Best Practices for Keeping Employee Records

Although some best practices are universal for well-managed firms, the manner a company produces and maintains employment records is not standardized across industries. At the most basic level, a corporation is required to maintain personnel records that contain enough information to ensure compliance with state and federal employment regulations applicable to that industry. Some federal and state employment laws also increase a company’s record-keeping duties in proportion to the number of employees it employs.

Aside from fundamental legal compliance, recommended practices for designing an employee records system that covers all bases often include:

#1. Specifying what constitutes a record.

Not every scrap of paper qualifies as an employment record. Determining which papers should be kept in a file in order to meet legal responsibilities and protect the organization from responsibility should be done from the start.

#2. Creating a retention plan.

It is difficult to keep employment records for every previous and current employee in perpetuity. Federal laws specify how long a firm is required to keep certain employment records after an employee leaves the organization. Based on these legal obligations, a corporation should create a document retention schedule that eliminates obsolete information while maintaining all relevant content.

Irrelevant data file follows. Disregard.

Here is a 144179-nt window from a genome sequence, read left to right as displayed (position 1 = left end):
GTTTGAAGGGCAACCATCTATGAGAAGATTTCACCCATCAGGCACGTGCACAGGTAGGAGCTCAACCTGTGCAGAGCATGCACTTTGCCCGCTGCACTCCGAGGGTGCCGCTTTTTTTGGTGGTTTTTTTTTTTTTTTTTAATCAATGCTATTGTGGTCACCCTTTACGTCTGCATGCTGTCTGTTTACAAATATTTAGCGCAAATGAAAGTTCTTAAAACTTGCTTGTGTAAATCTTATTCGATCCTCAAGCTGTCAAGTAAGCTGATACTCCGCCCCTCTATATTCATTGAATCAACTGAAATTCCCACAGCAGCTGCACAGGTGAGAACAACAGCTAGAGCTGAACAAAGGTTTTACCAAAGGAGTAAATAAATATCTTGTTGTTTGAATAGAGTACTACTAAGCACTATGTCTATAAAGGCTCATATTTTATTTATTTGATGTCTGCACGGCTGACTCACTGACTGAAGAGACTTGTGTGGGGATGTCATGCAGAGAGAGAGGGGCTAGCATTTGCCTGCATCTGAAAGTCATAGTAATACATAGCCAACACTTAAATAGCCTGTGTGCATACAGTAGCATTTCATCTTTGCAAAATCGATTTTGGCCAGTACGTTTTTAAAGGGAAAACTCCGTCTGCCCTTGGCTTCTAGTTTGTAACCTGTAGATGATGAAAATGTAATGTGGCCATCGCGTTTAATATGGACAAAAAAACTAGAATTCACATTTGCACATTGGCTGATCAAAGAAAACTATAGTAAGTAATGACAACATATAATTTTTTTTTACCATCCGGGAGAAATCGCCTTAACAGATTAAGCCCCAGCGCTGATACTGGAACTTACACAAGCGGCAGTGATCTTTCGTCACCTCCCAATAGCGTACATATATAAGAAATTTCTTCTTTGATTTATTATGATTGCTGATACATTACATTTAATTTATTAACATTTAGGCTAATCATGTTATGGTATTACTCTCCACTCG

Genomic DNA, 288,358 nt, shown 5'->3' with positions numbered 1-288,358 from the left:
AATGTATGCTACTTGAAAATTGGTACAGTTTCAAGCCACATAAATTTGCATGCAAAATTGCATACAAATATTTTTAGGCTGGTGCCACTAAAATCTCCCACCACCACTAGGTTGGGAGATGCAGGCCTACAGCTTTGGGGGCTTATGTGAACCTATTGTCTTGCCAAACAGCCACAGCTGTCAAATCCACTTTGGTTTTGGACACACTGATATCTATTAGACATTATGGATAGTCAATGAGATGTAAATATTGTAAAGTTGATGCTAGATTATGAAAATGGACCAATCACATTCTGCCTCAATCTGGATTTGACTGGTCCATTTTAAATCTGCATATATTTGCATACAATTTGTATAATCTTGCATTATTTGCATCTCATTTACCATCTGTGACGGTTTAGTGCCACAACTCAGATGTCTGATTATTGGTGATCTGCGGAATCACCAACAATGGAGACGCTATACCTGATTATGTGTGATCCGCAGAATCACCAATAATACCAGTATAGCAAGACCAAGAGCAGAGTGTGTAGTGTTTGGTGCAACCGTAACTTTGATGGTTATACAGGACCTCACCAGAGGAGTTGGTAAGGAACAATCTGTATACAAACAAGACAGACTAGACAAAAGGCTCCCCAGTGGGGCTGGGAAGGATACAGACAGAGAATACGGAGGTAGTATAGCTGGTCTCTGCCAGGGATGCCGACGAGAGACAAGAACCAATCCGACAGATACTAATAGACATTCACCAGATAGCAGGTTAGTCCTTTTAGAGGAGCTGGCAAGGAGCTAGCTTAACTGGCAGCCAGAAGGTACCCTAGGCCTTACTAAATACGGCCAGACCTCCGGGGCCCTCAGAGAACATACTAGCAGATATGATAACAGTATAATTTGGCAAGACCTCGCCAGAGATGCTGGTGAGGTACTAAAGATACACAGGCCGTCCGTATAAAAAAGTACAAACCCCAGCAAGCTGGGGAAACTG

#3. Restriction of access.

Employment records should only be accessible to authorized people. Establishing access protocols protects both the organization and the employee from information misuse.

#4. Choosing a format and storing it.

Employment records can be stored in traditional paper format in a file cabinet system, in digital format by scanning original documents into a computer system, or a combination of the two.

Determining where employment records will be stored and how they will be accessed is an important step in designing a functional system. Many computerized accounting solutions, for example, may accept employee information for payroll reasons, which meets many federal and state employment law standards.

#5. Keeping security and privacy intact.

Maintaining the security and privacy of the data is a key part of information collection. Whether it’s keeping the employment records room locked or using the newest encryption to prevent hackers from accessing the system, the organization must take efforts to ensure that only authorized people have access to an employee’s information.

Which Employment Records Must Be Kept Separately?

Certain records necessitate particular privacy safeguards mandated by federal law. To protect employers from liability, these employment records should be maintained separate from an employee’s basic personnel file and granted a higher level of protection with very limited access. Among these records are:

#1. Medical records